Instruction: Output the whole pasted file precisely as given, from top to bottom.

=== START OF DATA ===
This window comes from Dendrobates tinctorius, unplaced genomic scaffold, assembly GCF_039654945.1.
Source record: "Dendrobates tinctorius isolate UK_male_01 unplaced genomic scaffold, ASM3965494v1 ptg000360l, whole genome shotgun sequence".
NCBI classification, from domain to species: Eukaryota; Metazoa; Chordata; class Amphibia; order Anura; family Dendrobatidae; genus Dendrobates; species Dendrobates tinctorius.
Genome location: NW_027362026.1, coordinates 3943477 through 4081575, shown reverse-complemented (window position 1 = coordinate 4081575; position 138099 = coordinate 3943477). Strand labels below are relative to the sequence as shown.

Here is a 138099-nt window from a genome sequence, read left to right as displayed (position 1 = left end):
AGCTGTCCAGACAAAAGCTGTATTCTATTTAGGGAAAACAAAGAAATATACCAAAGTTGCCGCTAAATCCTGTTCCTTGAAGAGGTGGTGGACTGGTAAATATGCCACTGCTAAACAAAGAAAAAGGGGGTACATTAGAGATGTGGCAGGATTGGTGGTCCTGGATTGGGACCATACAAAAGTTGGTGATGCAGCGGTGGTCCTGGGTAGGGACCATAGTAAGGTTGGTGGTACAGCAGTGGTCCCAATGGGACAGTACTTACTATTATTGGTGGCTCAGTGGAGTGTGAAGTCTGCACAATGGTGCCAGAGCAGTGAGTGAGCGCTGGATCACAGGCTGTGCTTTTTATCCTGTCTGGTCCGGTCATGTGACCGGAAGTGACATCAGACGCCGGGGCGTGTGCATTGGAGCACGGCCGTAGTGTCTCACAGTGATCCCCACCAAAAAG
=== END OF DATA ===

This window comes from Dendrobates tinctorius, unplaced genomic scaffold, assembly GCF_039654945.1.
Source record: "Dendrobates tinctorius isolate UK_male_01 unplaced genomic scaffold, ASM3965494v1 ptg000360l, whole genome shotgun sequence".
NCBI classification, from domain to species: Eukaryota; Metazoa; Chordata; class Amphibia; order Anura; family Dendrobatidae; genus Dendrobates; species Dendrobates tinctorius.
Genome location: NW_027362026.1, coordinates 3943477 through 4081575, shown reverse-complemented (window position 1 = coordinate 4081575; position 138099 = coordinate 3943477). Strand labels below are relative to the sequence as shown.

Here is a 138099-nt window from a genome sequence, read left to right as displayed (position 1 = left end):
AGCTGTCCAGACAAAAGCTGTATTCTATTTAGGGAAAACAAAGAAATATACCAAAGTTGCCGCTAAATCCTGTTCCTTGAAGAGGTGGTGGACTGGTAAATATGCCACTGCTAAACAAAGAAAAAGGGGGTACATTAGAGATGTGGCAGGATTGGTGGTCCTGGATTGGGACCATACAAAAGTTGGTGATGCAGCGGTGGTCCTGGGTAGGGACCATAGTAAGGTTGGTGGTACAGCAGTGGTCCCAATGGGACAGTACTTACTATTATTGGTGGCTCAGTGGAGTGTGAAGTCTGCACAATGGTGCCAGAGCAGTGAGTGAGCGCTGGATCACAGGCTGTGCTTTTTATCCTGTCTGGTCCGGTCATGTGACCGGAAGTGACATCAGACGCCGGGGCGTGTGCATTGGAGCACGGCCGTAGTGTCTCACAGTGATCCCCACCAAAAAG